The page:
Who was this man? History books in American high schools barely mention him, if at all. I certainly don't remember learning about him. Reading Rory Stewart's The Places in Between, in which Mr. Stewart describes his daring 2002 walk across Afghanistan using Babur's memoirs as a guide, gives you an appreciation of the unusual humanity of the founder of the great Mughal empire. E. M. Forster wrote: "What a happiness to have known Babur! He had all that one seeks in a friend. His energy and ambition were touched with sensitiveness; he could act, observe, and remember; though not critical of his senses, he was aware of their workings, thus fulfilling the whole nature of man."
His gardens must be his greatest monument. Carved into the side of one of the mountains surrounding Kabul, they gradually ascend through a series of grassy terraces. Spring is still stretching its legs at this point in the year, but rose bushes indicated the promise of a glorious May, and trees burst with purple flowers. The central water channel anchors the symmetry.
Though not as crowded as it was on Nawruz, the many terraces still teemed with families toting thermoses, portable grills, and rugs. Little boys giggled happily as they slid down the short, steep hills dividing one terrace from the next. Gangs of young men strolled around aimlessly. Occasionally, one of them would get out a wooden flute and play it.
Babur saved the most stunning view for himself. His tomb at the very top of the many series of terraces looks down at the gardens he laid out, past the wall and over the city he made great, and over at the mountains through which he walked, alone and unsupported, to found an empire. Seldom is the effect of awe realized as fully as it was intended.
After leaving the gardens, we drove to the kharabat. Ever since I read that Kabul has a quarter that historically belonged to musicians and dancers, I was excited about my first visit. We turned off the main road beneath the Bala Hissar, the ancient fortress overlooking the city. The car carefully straddled either side of an open sewer as it inched up the narrow street. Kids quickly surrounded the car, waving cheerfully. Some were dressed in colorful, sparkly outfits; other wore tattered clothes.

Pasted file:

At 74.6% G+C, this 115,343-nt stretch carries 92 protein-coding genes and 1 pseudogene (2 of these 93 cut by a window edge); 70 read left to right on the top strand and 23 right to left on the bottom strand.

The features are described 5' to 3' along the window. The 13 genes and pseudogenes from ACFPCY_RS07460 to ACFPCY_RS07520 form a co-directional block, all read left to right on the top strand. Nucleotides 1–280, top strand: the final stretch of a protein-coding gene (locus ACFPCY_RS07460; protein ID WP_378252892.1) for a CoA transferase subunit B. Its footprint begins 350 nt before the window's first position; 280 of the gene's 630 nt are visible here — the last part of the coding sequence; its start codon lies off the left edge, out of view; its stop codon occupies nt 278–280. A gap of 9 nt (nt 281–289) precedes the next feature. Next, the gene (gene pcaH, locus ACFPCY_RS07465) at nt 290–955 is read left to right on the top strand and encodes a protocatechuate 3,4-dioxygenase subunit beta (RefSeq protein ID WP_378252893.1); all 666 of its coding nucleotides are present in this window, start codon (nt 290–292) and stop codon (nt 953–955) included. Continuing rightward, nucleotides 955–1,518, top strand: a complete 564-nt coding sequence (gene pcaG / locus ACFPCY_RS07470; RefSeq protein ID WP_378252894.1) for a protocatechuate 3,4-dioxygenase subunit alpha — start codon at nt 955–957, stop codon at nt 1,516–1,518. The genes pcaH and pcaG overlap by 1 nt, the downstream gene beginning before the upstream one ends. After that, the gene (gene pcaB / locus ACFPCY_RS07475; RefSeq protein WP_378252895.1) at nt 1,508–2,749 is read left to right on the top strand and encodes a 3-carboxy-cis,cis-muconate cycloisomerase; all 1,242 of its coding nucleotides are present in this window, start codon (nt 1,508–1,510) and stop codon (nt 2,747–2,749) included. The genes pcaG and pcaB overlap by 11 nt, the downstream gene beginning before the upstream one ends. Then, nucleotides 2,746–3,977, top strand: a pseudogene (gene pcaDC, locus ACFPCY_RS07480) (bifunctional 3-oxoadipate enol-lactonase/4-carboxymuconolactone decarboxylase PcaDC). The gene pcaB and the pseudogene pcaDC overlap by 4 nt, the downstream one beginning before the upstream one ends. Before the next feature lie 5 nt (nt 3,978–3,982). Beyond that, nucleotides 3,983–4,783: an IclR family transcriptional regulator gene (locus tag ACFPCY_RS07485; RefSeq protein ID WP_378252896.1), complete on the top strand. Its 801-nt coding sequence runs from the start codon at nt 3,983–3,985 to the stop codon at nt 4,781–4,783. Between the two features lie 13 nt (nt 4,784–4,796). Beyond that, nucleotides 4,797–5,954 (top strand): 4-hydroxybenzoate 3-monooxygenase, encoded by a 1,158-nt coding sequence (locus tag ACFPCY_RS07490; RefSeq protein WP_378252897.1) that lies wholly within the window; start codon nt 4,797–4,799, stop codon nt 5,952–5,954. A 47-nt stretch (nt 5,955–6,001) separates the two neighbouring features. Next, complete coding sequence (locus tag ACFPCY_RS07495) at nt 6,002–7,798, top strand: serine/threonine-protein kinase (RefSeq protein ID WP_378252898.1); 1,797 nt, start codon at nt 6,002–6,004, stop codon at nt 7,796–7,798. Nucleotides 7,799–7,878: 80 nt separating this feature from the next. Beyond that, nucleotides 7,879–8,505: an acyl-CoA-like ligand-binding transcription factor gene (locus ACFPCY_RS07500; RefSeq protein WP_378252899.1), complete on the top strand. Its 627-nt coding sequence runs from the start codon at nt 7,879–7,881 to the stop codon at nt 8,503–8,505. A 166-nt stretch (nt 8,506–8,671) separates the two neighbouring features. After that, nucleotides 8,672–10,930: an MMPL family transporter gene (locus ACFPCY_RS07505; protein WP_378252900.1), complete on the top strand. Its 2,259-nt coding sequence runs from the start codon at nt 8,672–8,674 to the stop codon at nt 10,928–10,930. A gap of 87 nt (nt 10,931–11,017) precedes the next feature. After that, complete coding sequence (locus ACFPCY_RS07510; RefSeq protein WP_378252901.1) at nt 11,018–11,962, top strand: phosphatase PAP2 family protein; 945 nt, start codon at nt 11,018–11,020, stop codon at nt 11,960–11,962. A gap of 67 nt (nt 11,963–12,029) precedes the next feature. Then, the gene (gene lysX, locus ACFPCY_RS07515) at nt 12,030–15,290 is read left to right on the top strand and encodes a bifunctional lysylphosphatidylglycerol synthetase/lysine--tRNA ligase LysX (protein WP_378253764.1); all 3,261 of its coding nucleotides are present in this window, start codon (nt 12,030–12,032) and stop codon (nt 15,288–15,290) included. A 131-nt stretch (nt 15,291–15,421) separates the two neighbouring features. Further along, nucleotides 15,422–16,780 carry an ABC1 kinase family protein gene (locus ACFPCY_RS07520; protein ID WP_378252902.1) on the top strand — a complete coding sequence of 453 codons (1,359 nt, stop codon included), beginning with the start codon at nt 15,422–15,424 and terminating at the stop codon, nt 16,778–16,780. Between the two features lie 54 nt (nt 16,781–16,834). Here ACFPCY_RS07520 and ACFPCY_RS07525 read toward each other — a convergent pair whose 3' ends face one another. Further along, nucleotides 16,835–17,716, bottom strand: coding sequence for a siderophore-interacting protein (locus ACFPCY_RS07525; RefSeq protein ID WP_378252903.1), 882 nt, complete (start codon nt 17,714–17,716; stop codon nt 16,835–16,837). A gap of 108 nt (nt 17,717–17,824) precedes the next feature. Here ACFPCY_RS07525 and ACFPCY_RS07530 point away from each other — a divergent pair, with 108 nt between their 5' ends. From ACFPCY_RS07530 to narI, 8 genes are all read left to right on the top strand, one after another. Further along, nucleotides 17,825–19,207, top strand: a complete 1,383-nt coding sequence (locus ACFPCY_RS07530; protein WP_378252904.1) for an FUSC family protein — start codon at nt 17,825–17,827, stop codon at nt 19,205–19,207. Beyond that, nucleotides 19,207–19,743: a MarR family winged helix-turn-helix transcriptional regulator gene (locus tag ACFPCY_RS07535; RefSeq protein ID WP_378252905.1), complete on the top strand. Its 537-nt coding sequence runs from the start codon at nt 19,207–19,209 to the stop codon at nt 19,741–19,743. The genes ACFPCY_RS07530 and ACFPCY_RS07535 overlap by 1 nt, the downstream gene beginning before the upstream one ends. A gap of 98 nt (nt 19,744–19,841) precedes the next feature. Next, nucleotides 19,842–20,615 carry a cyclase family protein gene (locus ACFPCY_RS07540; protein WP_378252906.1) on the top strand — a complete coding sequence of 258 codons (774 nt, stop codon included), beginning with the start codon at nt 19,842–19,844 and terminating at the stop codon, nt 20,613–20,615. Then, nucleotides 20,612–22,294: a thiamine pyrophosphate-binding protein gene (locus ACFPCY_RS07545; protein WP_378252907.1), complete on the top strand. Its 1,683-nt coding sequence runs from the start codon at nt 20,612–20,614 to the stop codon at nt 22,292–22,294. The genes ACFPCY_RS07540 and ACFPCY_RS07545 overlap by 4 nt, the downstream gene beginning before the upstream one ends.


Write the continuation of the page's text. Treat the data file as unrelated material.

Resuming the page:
We reached a point where the car could go no further, so we walked towards an ancient shrine. In the eighteenth century, the first musicians formally invited to the city camped out there, and the kharabat quarter grew up around the shrine. Bearded, turbaned old men smiled and welcomed us into the dimly lit interior, where intricately worked timber lined the walls. In the center, beautifully ornate wood in a lattice pattern completely surrounded the graves of three small children descended from the Prophet. As one of the old men kindly unlocked the wood surrounding the graves and showed us the three painfully tiny stone markers, I felt a sense of reverence overpower me, knowing that I stood at a place sacred to both musicians and Afghan Muslims.
Back in the car, we drove past the Bala Hissar to the graveyard. The Bala Hissar stood more or less intact from the time it was built in the fifth century until 1992. Now, its hilltop ruins eerily crown Kabul's skyline. Thousands of feet in the air above us, a security blimp cast a wary eye over the city. The graveyard air sizzled with smoke as families who had come to pay their respects cooked a light meal.
We had come to visit the grave site of Ahmad Zahir, the Afghan Elvis. On his death anniversary, the site is mobbed by his female fans, though today, just a few young men were hanging out. We took a picture and left for a restaurant guarded by two ANA soldiers with machine guns. The shrine and the grave showed what Kabul was, the restaurant showed what it is, but old as they are, Babur's gardens point the way toward the future. As the sunlight glints off the marble walkways and families picnic in the shade of purple-flowered trees and the great emperor magnanimously watches over all, nothing else but beauty can be imagined for this country.